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Protesters Clash With Police After Troops Deployed In Dispute

August 15, 1990

CHATEAUGUAY, Quebec (AP) _ Residents angered by the month-old blockade of a commuter bridge by Mohawks attacked police with gasoline bombs, golf balls, asphalt and vegetables in a third night of violence in this Montreal suburb.

The clash Tuesday night came as the government began sending troops to the area, where Mohawks clashed with police and blocked highways in a dispute over what they say is ancestral land.

In Chateauguay, about 1,000 people milled near police barricades separating them from Mercier Bridge. About 100 young people in the crowd started throwing objects at police about 10 yards away.

Police fired a dozen canisters of tear gas were fired at the crowd as several ambulances rushed up to police lines, apparently to take injured officers away. The extent of injuries was not known, and no arrests were immediately reported.

Brig. Gen. Armand Roy, head of the Fifth Canadian Mechanized Brigade, said the troop deployment requested by Quebec Premier Robert Bourassa is ″an administrative maneuver, to be in a better position to respond to whatever is required.″ He did not elaborate.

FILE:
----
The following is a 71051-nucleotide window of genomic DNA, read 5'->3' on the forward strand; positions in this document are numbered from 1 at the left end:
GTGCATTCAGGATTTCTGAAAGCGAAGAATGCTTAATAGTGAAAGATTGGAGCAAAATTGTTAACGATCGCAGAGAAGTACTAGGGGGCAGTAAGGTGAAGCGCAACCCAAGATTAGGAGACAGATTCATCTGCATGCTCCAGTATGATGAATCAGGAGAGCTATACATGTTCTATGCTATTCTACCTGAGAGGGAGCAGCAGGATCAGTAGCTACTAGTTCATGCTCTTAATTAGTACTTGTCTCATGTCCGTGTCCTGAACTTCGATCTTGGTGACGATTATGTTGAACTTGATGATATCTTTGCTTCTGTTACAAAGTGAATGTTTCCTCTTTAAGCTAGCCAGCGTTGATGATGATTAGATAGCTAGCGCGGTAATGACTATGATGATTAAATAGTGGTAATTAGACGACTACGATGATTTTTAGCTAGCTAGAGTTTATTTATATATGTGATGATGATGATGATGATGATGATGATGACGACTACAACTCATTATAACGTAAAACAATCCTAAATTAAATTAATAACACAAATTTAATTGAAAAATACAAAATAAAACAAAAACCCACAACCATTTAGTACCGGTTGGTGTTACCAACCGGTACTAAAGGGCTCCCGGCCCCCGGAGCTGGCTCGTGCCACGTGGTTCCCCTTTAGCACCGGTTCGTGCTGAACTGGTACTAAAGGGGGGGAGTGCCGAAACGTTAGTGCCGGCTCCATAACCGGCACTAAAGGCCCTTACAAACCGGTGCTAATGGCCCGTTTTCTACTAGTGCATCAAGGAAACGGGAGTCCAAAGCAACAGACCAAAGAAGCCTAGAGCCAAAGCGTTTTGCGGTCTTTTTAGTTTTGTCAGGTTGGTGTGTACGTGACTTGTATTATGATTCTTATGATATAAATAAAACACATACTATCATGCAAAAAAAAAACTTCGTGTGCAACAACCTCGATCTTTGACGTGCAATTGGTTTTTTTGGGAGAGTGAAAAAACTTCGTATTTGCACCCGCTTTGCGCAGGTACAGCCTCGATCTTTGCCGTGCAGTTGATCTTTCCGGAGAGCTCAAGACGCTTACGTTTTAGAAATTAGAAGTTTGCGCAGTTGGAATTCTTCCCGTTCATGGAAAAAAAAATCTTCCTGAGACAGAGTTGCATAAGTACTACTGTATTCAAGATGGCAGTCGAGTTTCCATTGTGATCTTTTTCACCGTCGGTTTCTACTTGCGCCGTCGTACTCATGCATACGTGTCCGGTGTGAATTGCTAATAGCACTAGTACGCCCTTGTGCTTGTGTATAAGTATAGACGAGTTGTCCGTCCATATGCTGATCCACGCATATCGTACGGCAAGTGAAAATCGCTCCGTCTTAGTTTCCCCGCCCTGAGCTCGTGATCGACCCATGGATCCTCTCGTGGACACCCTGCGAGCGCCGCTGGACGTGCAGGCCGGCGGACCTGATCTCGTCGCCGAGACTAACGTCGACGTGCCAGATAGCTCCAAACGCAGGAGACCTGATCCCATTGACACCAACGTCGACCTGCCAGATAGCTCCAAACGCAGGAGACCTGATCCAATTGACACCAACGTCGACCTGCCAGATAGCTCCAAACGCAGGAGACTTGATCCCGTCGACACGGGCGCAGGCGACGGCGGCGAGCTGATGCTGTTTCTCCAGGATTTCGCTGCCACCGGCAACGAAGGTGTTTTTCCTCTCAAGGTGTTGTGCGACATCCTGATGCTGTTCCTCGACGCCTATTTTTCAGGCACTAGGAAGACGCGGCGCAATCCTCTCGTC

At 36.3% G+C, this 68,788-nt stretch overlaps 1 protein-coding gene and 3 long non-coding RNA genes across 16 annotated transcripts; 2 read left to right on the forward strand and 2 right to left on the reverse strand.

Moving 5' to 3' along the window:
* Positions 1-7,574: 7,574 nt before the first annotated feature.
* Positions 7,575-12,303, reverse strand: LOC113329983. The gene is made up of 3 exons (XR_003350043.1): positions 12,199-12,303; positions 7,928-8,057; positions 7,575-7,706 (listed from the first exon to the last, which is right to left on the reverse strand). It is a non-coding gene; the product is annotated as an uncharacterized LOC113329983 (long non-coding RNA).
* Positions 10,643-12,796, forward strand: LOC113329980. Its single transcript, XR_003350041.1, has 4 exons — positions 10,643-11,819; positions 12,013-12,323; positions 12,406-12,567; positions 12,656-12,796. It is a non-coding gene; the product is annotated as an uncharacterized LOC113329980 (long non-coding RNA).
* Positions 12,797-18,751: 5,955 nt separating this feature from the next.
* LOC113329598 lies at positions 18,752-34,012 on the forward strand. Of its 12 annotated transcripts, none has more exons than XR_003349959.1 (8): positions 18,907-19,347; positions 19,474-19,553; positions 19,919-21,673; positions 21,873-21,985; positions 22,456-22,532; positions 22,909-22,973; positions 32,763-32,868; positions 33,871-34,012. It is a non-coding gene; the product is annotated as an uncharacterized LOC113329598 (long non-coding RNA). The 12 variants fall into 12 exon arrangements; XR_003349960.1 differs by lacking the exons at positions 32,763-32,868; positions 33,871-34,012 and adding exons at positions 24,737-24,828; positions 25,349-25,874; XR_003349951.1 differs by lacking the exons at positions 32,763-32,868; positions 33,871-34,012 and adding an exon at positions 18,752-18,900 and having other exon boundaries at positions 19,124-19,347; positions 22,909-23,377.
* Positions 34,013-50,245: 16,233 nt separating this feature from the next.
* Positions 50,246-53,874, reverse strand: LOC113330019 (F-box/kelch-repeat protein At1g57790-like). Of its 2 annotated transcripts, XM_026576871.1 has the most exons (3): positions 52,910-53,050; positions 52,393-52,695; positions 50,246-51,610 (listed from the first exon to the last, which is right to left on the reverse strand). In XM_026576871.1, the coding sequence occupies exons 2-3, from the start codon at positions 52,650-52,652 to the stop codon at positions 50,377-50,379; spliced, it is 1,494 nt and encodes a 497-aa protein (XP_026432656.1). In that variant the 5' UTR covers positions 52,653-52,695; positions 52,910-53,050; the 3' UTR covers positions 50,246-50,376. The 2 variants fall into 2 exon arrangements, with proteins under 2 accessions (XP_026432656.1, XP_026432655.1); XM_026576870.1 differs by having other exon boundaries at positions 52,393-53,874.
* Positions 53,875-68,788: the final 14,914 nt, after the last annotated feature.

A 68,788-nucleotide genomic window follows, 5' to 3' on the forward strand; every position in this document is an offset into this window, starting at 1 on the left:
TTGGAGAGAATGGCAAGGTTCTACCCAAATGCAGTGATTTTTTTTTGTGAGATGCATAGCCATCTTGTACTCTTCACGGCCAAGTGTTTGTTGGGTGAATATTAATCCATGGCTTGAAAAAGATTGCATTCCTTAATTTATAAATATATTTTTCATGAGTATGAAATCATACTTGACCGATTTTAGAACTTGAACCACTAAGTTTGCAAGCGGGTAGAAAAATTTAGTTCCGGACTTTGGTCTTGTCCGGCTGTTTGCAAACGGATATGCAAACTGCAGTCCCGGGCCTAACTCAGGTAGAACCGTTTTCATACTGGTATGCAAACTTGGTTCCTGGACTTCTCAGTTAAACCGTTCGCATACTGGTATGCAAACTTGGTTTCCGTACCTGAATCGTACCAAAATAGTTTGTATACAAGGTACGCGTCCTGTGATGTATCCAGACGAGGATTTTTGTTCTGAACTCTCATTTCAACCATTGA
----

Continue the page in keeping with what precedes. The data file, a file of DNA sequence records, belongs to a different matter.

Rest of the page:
The first 100 soldiers were sent Tuesday night. Gen. John de Chastelain, chief of defense staff, said in Ottawa that Roy had been given authority to use 4,400 soldiers. But Roy said he could not use that many because some of his brigade were already committed to a peace-keeping mission in Cyprus.

Bourassa asked last week that the troops be placed on standby in the dispute, which arose when the town of Oka, 18 miles west of Montreal, decided to expand a local golf course onto what the Mohawks claim is ancestral land.

A policeman was killed when a gun battle broke out during an early morning raid by police officer on July 11 to remove a barrier put up by the Mohawks to block access to the land. No responsibility has been established in the death.

Police and Mohawks have been in an armed standoff since then at Oka.

Joe Deom, a Mohawk spokesman in Oka, said the military move will have no effect on negotiations, which are about to start.

″We’ve already been notified by Ciaccia’s office that the troops are only to be available if rioting starts again in Chateauguay,″ Deom said.

He was referring to the province’s native affairs minister, John Ciaccia.

The army said the troops would move from Valcartier near Quebec City and set up in St-Benoit and Blainville near Oka, and in St-Remi and Farnham near Chateauguay.

Nightly clashes with police by non-Indian residents and demonstrations have been reported at the blocked Mercier Bridge into Montreal. Mohawks have closed off the bridge, inconveniencing commuters who bitterly protest police failure to dismantle the barricade.

Negotiations between Quebec authorities and Mohawks will begin as soon as 24 world observers take up positions at eight barricades, Gilles Tardif said.

He is vice president of the International Federation of Human Rights, which will help monitor negotiations.

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